Advertisement

Home / India / The telltale history of new Jawaharlal Nehru University boss

The telltale history of new Jawaharlal Nehru University boss

Claim to fame: Tweets on Gandhi, Godse, farmers, Trinamul…
Pandit after assuming charge.
Pandit after assuming charge.
The Telegraph

Basant Kumar Mohanty   |   New Delhi   |   Published 08.02.22, 03:31 AM

An academic who had professed equal agreement with Mahatma Gandhi and his assassin Nathuram Godse and slammed student protesters at Jawaharlal Nehru University as “Naxal groups” that should be banned has been appointed the first woman vice-chancellor of JNU.

Soon after Santishree Dhulipudi Pandit took charge on Monday, students and others flagged some of her old tweets that described the farmer agitators as “liars and losers”, anti-citizenship-act protesters as “jihadis”, and Trinamul as a party of “terrorists”.

Pandit, who taught politics and public administration at the Savitribai Phule Pune University, succeeds M. Jagadesh Kumar, who has been appointed University Grants Commission chairman. Kumar has been accused of crushing dissent at JNU, seen as a Left bastion.

N. Sai Balaji, a research scholar at JNU, said while Kumar was a “closet Sanghi”, Pandit’s tweets suggested she was “openly spreading bigotry and hatred against certain communities, parties and protesters”.

Pandit was born in the Russian city of St Petersburg in 1962 and earned her PhD from the School of International Relations at JNU, her curriculum vitae on the Pune university website says.

According to the CV, some of the chapters she has contributed to multi-author books bear the titles “Hindutva as a Political Ideology” and “The Rise of Hindu Nationalism in India”. The papers she has presented at seminars include one on “Hindutva: From Savarkar to the BJP”.

Pandit did not answer phone calls from this newspaper or reply to emails seeking the logic behind her tweets and her reaction to the criticism that she was biased.

Pandit’s old tweets, which drew much spotlight since morning, were accessible through the day but, late in the evening, her Twitter account seemed to suddenly have ceased to exist.

Earlier, farmer leader Yogendra Yadav had tweeted some of Pandit’s posts on the yearlong farmers’ agitation with the caption: “Introducing the new VC of JNU – clearly a role model of scholarship for its students and faculty.”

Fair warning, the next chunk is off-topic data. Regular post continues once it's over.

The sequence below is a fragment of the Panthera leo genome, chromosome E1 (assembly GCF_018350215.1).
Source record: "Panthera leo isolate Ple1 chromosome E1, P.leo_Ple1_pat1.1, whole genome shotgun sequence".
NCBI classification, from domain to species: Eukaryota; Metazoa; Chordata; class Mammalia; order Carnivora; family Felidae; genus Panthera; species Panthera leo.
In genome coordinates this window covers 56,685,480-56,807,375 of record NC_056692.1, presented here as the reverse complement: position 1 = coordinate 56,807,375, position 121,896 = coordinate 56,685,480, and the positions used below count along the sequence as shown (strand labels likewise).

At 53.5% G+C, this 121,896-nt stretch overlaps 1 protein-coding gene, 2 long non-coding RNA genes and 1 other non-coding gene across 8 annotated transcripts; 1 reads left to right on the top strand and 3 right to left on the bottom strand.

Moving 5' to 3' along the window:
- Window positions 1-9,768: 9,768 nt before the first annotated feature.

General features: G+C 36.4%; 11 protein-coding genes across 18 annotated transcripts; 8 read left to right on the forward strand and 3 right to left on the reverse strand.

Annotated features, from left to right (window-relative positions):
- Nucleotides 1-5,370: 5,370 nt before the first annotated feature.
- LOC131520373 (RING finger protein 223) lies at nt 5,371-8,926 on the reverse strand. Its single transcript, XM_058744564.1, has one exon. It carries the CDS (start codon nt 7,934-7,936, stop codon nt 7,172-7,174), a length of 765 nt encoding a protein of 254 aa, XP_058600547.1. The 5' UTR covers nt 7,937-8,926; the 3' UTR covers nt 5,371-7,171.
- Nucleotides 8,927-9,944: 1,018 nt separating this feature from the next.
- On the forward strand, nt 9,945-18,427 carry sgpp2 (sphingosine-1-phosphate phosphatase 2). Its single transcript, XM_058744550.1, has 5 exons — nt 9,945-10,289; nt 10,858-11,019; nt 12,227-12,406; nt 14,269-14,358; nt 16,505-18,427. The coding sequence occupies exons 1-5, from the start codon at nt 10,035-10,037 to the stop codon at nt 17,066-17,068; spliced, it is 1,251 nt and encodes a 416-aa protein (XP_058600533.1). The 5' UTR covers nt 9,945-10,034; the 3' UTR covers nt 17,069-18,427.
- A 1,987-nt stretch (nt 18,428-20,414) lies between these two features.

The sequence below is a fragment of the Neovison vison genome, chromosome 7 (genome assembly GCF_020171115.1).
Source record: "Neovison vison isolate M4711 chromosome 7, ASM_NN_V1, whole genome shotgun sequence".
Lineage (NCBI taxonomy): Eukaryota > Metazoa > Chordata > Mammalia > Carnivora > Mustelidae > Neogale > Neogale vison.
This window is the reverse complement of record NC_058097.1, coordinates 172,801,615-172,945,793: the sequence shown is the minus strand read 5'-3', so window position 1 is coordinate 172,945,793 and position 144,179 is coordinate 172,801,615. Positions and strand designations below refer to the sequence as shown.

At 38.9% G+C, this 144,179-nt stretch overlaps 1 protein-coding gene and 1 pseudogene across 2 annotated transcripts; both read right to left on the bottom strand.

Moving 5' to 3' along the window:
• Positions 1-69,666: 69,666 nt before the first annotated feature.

In May last year, Pandit had tweeted: “Farmers so called parasitic middlemen led by Yo Ya and Tikiat are liars and losers.”

The post, which appeared to refer to Yadav and fellow farmer leader Rakesh Tikait, came in response to a tweet by BJP worker Priti Gandhi that said: “Thanks to #FarmLaws, farmers in India are reaping Gold.”

In another tweet the same month, Pandit wrote: “Expected all riff raff, parasites and Dalals this so called farmers’ movement and AAP.”

During the anti-CAA protests in December 2020, Pandit had written: “If BJP is party of Godse then all parties that support Muslims like TMC is a party of all terrorists, invaders who raped and destroyed Hindu sacred spaces. They support the butchers of Bengal.”

On the subject of Godse, one of her tweets said: “I would agree both Gandhi and Godse, both read Gita and believed and took opposite lessons. Godse thought action was important and identified the solution for a united India in the assassination of one person Mahatma Gandhi. Sad.”

Another tweet, posted apparently in response to a critic of the CAA around the time Shaheen Bagh in Delhi had become the epicentre of the protests, said: “So what that is her opinion. You have Jihadis at Saheen Bagh talk worse things. The Owaisis are worse. You ignore them or even call them secular.”

In January 2020, after outsiders entered JNU and attacked students who were protesting a fee hike, Pandit had tweeted: “Losers from JNU who have lost control. Ban these extremist Naxal groups from campuses. Stop funding communal campuses like Jamia and St Stephens.”

JNU and the Jamia Millia Islamia university had witnessed student agitations against government policies, such as those on citizenship and the squeeze on grants for public universities. In December 2019, police were accused of entering Jamia and assaulting students for protesting against the CAA. St Stephens is a Church-run institution.

A.K. Mohapatra, dean of the School of International Studies at JNU, said Pandit was free to express her opinions.

“She is a good academic. She is entitled to her opinions. Whether she is biased or unbiased is a subjective interpretation,” Mohapatra said.

An education ministry order said Pandit’s tenure would be five years.

The JNU administration issued a media release to circulate a message from Pandit whose grammar and punctuation suggested a hurried drafting.

“As vice-chancellor, JNU, I thank both the Hon’ble Prime Minister and Minister of Higher Education for giving me this opportunity as the first woman and alumnus of this esteemed University from the State of Tamil Nadu,” it said.

“The immediate focus of this administration would be to provide clean administration, students friendly and gender sensitive environment for academic excellences. We would strive to implement NEP (National Education Policy) 2020 the vision of our Hon’ble Prime Minister especially in interdisciplinary and multi-disciplinary areas of studies, JNU rising to greater heights of academics and research. The focus would in constructing Indo-centric narratives. I look forward to working with students, faculty and staff to contribute in achieving these objectives.”



Advertisement
Advertisement
Advertisement
 
 
 
Copyright © 2020 The Telegraph. All rights reserved.